Last week we left our train travellers in Golmud, but we will recap their journey so far.
Since the formation of the Tibetan Autonomous Region in the early 1950s, the Chinese government has wanted a railway connecting Tibet to the rest of China. Shortage of technology and money prevented the project from starting, but now it is a reality, with a line running into the heart of Lhasa, Tibet's largest city. Trains run from Beijing, Chengdu, Chongqing, Xining and Lanzhou.
The section between Golmud and Lhasa was inaugurated in July 2006, at last connecting China proper with the Tibet Autonomous Region. Carriages on that section are either deep green/yellow or deep red/yellow. Signs are in Tibetan, simplified Chinese and English.
The railway runs from Qinghai to Tibet and is the world's highest. Trains were specially built to handle the altitude. Tanggula Pass is the world's highest rail track at 5072 metres. The 1338-metre Fenghuoshan Tunnel is 4905 metres above sea level and the Yangbajing Tunnel is a little lower at 4264 metres. More than 960 kilometres over 80 percent is at an altitude of more than 4000 metres and there are 675 bridges along the route.
Operational speed is 120kmh, slowing to 100kmh in sections laid on permafrost.
The journey from Beijing to Lhasa takes 47.5 hours and covers 4064 kilometres. The cheapest option is a hard seat, the next is a lower hard sleeper, a bunk in a basic sleeping car or, the most comfortable, a lower soft sleeper, a bunk in a more luxurious sleeping car. There is an extra charge for forward-facing seats and berths.
The train is equipped with two oxygen sources. One is released throughout the cabins upon reaching Golmud and heading into Tibet and there are personal oxygen canisters in case passengers feel lightheaded. These are available between Golmund and Lhasa.
Now we continue to Lhasa in Tibet. Around 255,000 people live here and at 3650 metres, it is one of the highest cities in the world. Meaning 'Place of the Gods', Lhasa is a dream destination for adventurers. It has changed more over the past 20 years than in the thousand years before. In 2004 it welcomed just over one million visitors and it is estimated that by 2020 that number will grow to around 10 million.
The ancient sprawling city, settled around 1300 years ago, is in a mountain-fringed valley. The best time to visit is between March and October and visitors should prepare for the high altitude.
Lhasa has three concentric paths used by pilgrims to circumambulate the sacred Johkhang Temple. Many make full or partial prostrations to gain spiritual merit. The innermost, the Nangkor, is contained within the temple and surrounds the sanctuary of the Jowo Shakyamuni, the most sacred statue in Tibetan Buddhism.
The centre circumambulatory, the Barkhor, passes through the old town and surrounds the temple and other buildings. Barkhor Street has many Tibetan people chanting and singing. It is also a commercial street with a lot of artworks and souvenirs.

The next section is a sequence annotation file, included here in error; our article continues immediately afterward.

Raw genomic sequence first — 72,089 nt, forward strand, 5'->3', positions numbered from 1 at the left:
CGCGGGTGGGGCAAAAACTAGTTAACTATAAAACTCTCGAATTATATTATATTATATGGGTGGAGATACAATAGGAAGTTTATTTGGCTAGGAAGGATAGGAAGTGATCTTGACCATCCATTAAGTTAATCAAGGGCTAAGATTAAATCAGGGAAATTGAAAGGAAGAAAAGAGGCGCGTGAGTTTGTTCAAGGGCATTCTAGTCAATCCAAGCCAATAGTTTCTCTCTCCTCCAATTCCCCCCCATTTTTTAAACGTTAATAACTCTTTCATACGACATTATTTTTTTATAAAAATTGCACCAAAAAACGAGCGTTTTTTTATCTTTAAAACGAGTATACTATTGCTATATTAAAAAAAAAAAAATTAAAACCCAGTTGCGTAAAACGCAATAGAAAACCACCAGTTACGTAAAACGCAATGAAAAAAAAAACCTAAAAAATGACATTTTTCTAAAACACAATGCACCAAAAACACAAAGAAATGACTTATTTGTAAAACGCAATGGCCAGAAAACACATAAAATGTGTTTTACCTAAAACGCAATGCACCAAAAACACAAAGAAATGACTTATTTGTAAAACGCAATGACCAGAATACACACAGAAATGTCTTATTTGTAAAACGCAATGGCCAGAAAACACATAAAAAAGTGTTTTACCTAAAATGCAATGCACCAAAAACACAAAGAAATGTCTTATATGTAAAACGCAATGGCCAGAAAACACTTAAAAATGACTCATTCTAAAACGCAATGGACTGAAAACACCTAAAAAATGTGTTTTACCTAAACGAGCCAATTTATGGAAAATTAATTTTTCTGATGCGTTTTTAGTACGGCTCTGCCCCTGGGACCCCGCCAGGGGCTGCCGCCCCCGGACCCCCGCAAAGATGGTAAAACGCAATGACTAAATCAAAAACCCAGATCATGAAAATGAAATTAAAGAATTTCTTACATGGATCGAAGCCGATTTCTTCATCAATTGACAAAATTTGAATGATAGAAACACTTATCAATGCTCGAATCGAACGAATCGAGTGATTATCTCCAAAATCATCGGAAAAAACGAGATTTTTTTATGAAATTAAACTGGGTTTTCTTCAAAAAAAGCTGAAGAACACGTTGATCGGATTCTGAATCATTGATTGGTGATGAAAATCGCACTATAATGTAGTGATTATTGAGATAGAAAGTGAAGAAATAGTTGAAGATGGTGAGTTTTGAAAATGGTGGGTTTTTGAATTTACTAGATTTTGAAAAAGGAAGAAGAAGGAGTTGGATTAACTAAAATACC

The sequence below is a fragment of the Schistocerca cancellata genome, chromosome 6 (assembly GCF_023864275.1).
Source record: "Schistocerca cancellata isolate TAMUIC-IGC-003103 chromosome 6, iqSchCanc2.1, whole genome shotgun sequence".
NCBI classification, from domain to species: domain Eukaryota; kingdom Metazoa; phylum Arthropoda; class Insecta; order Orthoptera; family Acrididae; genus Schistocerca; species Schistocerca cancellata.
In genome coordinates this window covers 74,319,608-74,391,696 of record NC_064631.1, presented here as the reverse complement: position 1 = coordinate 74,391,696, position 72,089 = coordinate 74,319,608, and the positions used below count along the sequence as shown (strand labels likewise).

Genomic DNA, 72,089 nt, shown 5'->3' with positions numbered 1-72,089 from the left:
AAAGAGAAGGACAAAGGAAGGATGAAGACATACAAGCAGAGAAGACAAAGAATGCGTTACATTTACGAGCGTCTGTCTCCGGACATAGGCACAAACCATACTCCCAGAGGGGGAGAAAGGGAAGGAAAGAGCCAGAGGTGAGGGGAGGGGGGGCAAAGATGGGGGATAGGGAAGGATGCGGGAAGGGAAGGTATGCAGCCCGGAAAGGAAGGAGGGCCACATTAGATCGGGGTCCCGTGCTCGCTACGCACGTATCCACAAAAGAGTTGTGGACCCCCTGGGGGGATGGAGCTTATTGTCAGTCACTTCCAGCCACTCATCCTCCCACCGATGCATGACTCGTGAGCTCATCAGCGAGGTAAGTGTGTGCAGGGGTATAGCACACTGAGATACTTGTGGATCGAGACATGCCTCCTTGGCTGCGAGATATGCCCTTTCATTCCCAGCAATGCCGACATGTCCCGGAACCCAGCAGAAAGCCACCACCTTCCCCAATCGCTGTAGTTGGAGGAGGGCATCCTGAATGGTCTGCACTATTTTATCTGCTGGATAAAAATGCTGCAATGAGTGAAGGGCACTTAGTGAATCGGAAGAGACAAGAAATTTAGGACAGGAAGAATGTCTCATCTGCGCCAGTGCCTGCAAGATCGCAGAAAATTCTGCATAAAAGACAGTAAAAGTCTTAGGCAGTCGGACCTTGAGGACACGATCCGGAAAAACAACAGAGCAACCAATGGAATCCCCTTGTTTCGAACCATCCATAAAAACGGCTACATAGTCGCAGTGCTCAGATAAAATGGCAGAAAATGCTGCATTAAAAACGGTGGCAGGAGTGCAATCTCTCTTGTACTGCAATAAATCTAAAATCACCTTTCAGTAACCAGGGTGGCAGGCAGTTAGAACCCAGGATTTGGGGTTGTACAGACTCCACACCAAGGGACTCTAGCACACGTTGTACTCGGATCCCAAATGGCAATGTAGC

The outer Lingkor encircles the entire traditional city of Lhasa.
The Shoton Festival, one of Tibet's biggest traditional festivals, is held in Lhasa each August. It has been an event since the 7th century.
Lhasa's monasteries should be on your list of things to see. Sera Monastery is in the north of the city. Its attraction is lamas debating Buddhist doctrine every weekday afternoon.
Drepung is the largest monastery in Tibet and lies in the west of Lhasa. The unveiling ceremony of the giant Thangka of the Buddha is held in Drepung Monastery on the first day of the annual Shoton Festival.
Perched on Marpo Ri hill, 130 metres above the Lhasa Valley, the Potala Palace rises a further 170 metres and is Tibet's greatest monumental structure. Legends date to a sacred cave on the site in the 7th century AD and in 637, Songsten Gampo built a palace on the hill. It stood until the 17th century, when it was incorporated into the foundations of the greater buildings still standing.
It was only slightly damaged during the Tibetan uprising against the invading Chinese in 1959 and unlike most other Tibetan religious structures, was not sacked by the Red Guards during the 1960s and 1970s. The personal intervention of Chou En Lai has been credited with this, resulting in the chapels and artefacts being well preserved.
The Potala Palace is an immense structure with an interior space in excess of 130,000 square meters, with 999 rooms. It should be explored in a clockwise direction, as Tibetans believe it to be sinful and bad luck to go in the other direction.
Other attractions are the Ramoche Monastery, Tibet Museum, the Tibetan Traditional Hospital and the Lhasa Carpet Factory. All offer insights into the fascinating history, culture and life of the Tibetan people.
Most sights are within easy and inexpensive access by rickshaw.